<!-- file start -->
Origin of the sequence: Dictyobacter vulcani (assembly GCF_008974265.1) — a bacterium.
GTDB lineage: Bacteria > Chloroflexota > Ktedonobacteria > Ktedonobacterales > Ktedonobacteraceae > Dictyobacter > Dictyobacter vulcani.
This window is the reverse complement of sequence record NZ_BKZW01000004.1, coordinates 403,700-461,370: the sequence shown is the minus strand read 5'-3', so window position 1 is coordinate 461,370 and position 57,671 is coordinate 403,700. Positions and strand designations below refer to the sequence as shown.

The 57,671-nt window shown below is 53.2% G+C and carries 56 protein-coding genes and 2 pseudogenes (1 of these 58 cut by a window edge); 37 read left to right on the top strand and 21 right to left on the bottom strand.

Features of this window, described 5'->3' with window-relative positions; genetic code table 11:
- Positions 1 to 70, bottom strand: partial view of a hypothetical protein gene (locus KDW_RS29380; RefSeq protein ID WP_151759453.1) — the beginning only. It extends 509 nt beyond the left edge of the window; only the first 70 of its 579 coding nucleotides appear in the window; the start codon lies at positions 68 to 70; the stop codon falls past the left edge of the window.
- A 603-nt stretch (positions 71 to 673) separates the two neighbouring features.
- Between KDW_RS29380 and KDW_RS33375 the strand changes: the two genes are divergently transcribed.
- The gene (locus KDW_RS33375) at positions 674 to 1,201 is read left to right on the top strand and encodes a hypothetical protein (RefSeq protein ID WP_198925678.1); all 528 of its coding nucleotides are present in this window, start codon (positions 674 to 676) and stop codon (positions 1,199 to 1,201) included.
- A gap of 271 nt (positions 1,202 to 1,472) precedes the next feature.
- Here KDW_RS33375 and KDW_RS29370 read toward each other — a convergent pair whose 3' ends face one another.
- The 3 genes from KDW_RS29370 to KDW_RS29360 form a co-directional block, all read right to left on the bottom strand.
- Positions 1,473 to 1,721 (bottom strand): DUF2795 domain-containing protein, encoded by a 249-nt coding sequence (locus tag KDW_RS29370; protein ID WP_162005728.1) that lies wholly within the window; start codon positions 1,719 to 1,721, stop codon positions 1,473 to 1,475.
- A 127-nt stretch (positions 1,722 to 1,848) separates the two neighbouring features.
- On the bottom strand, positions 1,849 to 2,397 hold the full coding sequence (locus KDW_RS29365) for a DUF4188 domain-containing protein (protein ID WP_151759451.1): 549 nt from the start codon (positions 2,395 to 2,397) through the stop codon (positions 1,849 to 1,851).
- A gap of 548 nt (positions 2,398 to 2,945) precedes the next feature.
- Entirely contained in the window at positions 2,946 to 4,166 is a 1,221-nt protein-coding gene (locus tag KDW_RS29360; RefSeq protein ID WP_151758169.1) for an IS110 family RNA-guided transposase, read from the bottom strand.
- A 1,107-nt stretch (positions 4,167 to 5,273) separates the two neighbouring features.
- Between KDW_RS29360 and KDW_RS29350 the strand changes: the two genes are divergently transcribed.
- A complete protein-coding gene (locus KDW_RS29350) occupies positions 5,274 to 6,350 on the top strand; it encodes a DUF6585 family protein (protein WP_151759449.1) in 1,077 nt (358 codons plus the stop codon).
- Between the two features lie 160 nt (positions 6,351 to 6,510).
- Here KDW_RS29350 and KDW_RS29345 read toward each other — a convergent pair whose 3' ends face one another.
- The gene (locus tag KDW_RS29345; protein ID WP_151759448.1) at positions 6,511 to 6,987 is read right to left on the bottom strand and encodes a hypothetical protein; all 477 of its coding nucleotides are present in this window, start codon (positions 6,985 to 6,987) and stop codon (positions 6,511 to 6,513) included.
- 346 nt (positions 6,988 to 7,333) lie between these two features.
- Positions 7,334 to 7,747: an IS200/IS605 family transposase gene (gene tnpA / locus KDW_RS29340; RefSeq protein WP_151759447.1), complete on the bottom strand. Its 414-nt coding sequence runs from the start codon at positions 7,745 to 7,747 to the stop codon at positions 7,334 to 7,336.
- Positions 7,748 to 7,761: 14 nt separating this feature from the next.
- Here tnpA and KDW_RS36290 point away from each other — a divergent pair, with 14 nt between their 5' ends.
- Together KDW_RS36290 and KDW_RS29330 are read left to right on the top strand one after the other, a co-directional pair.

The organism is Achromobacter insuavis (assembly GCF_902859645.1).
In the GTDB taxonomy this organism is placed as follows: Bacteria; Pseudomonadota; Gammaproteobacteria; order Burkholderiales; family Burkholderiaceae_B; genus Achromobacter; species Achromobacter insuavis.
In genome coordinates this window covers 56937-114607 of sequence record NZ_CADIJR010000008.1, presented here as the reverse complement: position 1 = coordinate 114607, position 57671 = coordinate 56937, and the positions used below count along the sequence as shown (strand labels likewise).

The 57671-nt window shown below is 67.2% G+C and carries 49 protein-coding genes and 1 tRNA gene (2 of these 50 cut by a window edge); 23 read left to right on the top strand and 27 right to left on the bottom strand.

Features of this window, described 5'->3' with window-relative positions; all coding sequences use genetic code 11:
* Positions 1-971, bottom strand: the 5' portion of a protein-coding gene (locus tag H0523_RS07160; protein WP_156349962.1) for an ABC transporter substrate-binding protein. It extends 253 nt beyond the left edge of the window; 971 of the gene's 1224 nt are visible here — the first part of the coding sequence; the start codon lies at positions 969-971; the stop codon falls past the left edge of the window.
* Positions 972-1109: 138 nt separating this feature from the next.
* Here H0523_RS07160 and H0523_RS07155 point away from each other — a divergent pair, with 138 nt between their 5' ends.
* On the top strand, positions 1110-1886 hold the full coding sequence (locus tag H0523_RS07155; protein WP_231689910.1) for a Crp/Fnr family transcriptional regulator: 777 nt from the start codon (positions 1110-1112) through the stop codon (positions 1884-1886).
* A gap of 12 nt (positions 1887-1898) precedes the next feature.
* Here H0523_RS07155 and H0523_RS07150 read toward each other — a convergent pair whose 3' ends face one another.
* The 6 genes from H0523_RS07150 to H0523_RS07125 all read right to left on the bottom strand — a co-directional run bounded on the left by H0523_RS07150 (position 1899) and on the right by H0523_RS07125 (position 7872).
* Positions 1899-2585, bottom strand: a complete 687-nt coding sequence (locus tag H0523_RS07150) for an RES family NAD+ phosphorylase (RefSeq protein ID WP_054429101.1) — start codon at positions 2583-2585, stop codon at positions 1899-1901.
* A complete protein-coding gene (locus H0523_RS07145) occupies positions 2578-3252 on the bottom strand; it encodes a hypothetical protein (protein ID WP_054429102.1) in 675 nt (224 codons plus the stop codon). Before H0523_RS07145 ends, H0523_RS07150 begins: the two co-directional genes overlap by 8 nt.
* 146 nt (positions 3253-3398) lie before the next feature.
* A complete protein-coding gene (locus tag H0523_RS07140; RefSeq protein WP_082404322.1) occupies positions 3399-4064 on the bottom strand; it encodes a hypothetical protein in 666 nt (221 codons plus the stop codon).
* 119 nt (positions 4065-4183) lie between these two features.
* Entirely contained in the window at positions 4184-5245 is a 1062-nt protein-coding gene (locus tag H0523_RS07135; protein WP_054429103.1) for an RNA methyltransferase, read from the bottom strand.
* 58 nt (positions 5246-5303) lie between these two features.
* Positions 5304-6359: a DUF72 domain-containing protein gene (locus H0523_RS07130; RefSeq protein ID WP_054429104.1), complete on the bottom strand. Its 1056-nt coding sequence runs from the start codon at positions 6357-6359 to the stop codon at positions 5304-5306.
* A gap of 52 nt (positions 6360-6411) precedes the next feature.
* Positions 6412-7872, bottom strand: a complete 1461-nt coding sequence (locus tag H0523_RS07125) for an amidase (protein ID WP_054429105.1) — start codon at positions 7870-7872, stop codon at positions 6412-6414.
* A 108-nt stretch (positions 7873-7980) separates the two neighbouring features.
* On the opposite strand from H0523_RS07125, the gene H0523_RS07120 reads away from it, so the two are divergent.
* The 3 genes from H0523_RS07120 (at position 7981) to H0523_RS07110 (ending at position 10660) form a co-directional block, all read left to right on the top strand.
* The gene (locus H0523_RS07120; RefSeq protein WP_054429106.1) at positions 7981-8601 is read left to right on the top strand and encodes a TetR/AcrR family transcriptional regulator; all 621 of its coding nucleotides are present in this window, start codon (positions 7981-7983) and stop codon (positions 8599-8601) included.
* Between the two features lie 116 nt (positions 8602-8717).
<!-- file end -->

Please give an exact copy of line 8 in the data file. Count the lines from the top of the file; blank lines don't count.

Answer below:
- Between KDW_RS29380 and KDW_RS33375 the strand changes: the two genes are divergently transcribed.